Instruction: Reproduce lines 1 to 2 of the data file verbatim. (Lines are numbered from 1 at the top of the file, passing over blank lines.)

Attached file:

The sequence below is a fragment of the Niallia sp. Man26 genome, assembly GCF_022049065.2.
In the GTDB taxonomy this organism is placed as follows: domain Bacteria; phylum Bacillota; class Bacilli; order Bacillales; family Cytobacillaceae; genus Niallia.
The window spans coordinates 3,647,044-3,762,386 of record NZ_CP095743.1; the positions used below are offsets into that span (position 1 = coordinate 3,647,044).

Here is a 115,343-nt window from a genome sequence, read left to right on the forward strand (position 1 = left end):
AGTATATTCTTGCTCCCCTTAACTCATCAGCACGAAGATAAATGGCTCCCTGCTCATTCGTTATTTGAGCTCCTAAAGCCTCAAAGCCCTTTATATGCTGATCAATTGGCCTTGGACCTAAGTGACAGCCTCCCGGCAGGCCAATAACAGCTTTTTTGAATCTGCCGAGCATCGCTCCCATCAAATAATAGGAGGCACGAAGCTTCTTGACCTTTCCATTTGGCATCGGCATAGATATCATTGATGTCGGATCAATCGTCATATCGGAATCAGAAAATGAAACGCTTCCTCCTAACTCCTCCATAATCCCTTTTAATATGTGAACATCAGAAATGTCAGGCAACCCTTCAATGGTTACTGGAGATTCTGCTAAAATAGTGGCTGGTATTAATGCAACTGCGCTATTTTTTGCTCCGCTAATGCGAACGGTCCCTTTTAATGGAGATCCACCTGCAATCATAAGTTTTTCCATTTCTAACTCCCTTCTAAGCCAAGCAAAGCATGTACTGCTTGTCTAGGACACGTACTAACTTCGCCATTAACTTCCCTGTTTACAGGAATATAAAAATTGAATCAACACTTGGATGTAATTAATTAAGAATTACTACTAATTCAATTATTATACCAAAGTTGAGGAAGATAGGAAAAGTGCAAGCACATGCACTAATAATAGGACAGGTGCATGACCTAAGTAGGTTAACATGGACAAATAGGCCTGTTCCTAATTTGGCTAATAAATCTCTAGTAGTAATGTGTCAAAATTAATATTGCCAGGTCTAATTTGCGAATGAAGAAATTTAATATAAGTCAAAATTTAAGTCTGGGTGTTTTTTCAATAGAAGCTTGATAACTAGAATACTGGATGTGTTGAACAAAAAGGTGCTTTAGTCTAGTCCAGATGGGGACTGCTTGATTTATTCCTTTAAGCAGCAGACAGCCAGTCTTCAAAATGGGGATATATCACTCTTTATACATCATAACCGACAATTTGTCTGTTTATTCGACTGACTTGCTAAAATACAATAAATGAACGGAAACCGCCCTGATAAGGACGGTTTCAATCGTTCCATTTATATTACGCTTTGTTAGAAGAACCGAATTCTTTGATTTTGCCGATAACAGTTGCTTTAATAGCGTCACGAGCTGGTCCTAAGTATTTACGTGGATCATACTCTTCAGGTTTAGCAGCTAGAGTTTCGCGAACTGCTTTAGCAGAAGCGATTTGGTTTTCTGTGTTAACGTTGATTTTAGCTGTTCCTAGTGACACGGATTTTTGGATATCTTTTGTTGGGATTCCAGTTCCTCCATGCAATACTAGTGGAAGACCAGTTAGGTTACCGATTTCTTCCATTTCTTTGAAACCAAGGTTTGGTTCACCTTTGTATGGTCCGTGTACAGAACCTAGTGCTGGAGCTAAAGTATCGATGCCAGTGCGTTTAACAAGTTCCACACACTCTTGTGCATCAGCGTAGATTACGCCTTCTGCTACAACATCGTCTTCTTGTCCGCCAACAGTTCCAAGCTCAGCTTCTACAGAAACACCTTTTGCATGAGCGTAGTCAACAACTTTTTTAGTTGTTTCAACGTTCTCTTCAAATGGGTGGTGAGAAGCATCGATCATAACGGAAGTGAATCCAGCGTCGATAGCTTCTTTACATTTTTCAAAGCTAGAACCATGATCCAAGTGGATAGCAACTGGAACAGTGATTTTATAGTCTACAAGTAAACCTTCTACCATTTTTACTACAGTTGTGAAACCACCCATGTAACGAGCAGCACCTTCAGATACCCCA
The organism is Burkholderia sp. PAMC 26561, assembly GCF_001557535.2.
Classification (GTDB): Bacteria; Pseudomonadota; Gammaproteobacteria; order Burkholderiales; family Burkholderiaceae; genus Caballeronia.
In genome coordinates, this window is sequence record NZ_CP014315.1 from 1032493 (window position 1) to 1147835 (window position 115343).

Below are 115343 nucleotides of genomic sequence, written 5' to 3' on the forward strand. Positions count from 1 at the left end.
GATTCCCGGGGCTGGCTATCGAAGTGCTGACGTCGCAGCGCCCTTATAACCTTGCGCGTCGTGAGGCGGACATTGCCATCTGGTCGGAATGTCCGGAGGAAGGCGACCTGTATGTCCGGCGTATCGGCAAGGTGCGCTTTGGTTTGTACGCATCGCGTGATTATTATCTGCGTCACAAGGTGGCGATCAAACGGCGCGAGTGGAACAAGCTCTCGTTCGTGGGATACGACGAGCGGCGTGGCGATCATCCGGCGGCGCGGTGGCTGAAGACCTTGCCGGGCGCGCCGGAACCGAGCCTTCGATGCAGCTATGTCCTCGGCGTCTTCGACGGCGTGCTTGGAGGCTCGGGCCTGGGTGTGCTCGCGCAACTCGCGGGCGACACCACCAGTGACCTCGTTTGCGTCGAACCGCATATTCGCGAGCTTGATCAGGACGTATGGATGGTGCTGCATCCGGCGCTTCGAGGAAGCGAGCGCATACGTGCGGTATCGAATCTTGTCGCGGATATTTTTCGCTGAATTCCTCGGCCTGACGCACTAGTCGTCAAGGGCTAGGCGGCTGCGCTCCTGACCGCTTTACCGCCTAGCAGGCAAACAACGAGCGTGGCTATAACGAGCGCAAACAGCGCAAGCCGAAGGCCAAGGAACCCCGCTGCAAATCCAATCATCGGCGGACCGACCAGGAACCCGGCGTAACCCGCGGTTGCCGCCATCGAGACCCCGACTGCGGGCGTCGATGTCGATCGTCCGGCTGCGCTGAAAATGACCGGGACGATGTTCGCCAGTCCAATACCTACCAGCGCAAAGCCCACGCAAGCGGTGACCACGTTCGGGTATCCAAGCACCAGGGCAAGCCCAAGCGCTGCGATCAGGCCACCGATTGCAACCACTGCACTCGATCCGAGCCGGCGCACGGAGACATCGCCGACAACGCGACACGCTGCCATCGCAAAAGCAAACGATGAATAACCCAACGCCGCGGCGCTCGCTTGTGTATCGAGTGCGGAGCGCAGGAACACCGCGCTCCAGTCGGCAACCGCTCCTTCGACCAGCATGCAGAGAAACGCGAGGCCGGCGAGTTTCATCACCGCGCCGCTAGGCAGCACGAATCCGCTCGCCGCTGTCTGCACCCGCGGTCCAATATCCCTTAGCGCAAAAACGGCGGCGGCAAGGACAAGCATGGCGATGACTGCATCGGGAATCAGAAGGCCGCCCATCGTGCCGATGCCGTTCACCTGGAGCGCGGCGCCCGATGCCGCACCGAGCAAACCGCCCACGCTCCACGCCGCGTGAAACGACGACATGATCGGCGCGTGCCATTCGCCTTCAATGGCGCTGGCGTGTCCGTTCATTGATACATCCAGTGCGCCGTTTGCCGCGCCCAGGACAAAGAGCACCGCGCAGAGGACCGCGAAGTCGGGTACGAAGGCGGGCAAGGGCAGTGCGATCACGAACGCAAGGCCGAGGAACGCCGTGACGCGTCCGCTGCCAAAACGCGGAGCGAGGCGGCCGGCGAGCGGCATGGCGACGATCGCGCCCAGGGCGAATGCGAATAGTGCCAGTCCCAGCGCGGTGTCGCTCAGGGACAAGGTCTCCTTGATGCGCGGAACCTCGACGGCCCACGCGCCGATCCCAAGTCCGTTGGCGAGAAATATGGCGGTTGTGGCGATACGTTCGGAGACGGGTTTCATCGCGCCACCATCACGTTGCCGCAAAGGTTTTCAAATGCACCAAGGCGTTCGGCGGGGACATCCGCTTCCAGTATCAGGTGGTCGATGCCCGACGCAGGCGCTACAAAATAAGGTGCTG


The sequence below is a fragment of the Niallia sp. Man26 genome, assembly GCF_022049065.2.
In the GTDB taxonomy this organism is placed as follows: domain Bacteria; phylum Bacillota; class Bacilli; order Bacillales; family Cytobacillaceae; genus Niallia.